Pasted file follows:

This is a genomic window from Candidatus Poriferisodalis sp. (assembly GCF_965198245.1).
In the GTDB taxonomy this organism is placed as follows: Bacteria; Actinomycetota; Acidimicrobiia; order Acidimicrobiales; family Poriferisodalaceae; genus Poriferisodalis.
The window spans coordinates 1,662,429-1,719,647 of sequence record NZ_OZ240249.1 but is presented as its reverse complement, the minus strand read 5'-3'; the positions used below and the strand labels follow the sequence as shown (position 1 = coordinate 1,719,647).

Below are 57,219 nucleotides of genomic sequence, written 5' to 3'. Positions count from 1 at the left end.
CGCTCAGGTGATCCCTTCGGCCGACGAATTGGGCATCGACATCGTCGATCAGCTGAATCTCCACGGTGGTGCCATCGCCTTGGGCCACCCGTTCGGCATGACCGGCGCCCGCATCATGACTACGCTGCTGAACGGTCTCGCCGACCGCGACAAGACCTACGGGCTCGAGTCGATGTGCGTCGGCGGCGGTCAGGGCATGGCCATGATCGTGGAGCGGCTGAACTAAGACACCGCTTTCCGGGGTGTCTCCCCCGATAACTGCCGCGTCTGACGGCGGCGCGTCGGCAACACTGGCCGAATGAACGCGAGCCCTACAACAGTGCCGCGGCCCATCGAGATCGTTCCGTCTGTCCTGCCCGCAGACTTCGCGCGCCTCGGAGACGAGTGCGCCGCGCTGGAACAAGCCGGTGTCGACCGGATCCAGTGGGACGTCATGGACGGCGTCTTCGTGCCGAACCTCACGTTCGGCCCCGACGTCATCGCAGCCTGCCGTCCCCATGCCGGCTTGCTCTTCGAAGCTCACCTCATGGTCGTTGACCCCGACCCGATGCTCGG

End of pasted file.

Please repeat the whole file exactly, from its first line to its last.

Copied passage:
This is a genomic window from Candidatus Poriferisodalis sp. (assembly GCF_965198245.1).
In the GTDB taxonomy this organism is placed as follows: Bacteria; Actinomycetota; Acidimicrobiia; order Acidimicrobiales; family Poriferisodalaceae; genus Poriferisodalis.
The window spans coordinates 1,662,429-1,719,647 of sequence record NZ_OZ240249.1 but is presented as its reverse complement, the minus strand read 5'-3'; the positions used below and the strand labels follow the sequence as shown (position 1 = coordinate 1,719,647).

Below are 57,219 nucleotides of genomic sequence, written 5' to 3'. Positions count from 1 at the left end.
CGCTCAGGTGATCCCTTCGGCCGACGAATTGGGCATCGACATCGTCGATCAGCTGAATCTCCACGGTGGTGCCATCGCCTTGGGCCACCCGTTCGGCATGACCGGCGCCCGCATCATGACTACGCTGCTGAACGGTCTCGCCGACCGCGACAAGACCTACGGGCTCGAGTCGATGTGCGTCGGCGGCGGTCAGGGCATGGCCATGATCGTGGAGCGGCTGAACTAAGACACCGCTTTCCGGGGTGTCTCCCCCGATAACTGCCGCGTCTGACGGCGGCGCGTCGGCAACACTGGCCGAATGAACGCGAGCCCTACAACAGTGCCGCGGCCCATCGAGATCGTTCCGTCTGTCCTGCCCGCAGACTTCGCGCGCCTCGGAGACGAGTGCGCCGCGCTGGAACAAGCCGGTGTCGACCGGATCCAGTGGGACGTCATGGACGGCGTCTTCGTGCCGAACCTCACGTTCGGCCCCGACGTCATCGCAGCCTGCCGTCCCCATGCCGGCTTGCTCTTCGAAGCTCACCTCATGGTCGTTGACCCCGACCCGATGCTCGG